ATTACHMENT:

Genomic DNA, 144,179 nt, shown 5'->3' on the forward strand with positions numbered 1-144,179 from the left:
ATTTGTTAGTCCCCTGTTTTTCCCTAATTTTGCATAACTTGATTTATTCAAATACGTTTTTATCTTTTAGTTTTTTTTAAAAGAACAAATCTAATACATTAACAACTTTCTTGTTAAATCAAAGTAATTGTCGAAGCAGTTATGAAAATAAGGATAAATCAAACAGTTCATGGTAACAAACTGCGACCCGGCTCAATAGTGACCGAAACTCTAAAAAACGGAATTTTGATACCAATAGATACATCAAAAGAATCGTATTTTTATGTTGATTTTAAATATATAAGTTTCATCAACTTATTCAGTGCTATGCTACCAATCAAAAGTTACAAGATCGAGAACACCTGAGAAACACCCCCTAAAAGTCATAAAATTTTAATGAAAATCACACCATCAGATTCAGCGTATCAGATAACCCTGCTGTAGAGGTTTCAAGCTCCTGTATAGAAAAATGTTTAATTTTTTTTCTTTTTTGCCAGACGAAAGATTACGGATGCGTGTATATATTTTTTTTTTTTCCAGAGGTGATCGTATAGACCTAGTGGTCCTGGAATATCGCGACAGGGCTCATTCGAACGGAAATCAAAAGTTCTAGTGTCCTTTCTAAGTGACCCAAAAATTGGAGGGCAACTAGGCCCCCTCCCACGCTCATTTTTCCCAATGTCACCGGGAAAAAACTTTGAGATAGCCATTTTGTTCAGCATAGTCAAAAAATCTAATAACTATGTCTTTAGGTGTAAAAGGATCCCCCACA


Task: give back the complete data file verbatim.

Genomic DNA, 144,179 nt, shown 5'->3' on the forward strand with positions numbered 1-144,179 from the left:
ATTTGTTAGTCCCCTGTTTTTCCCTAATTTTGCATAACTTGATTTATTCAAATACGTTTTTATCTTTTAGTTTTTTTTAAAAGAACAAATCTAATACATTAACAACTTTCTTGTTAAATCAAAGTAATTGTCGAAGCAGTTATGAAAATAAGGATAAATCAAACAGTTCATGGTAACAAACTGCGACCCGGCTCAATAGTGACCGAAACTCTAAAAAACGGAATTTTGATACCAATAGATACATCAAAAGAATCGTATTTTTATGTTGATTTTAAATATATAAGTTTCATCAACTTATTCAGTGCTATGCTACCAATCAAAAGTTACAAGATCGAGAACACCTGAGAAACACCCCCTAAAAGTCATAAAATTTTAATGAAAATCACACCATCAGATTCAGCGTATCAGATAACCCTGCTGTAGAGGTTTCAAGCTCCTGTATAGAAAAATGTTTAATTTTTTTTCTTTTTTGCCAGACGAAAGATTACGGATGCGTGTATATATTTTTTTTTTTTCCAGAGGTGATCGTATAGACCTAGTGGTCCTGGAATATCGCGACAGGGCTCATTCGAACGGAAATCAAAAGTTCTAGTGTCCTTTCTAAGTGACCCAAAAATTGGAGGGCAACTAGGCCCCCTCCCACGCTCATTTTTCCCAATGTCACCGGGAAAAAACTTTGAGATAGCCATTTTGTTCAGCATAGTCAAAAAATCTAATAACTATGTCTTTAGGTGTAAAAGGATCCCCCACA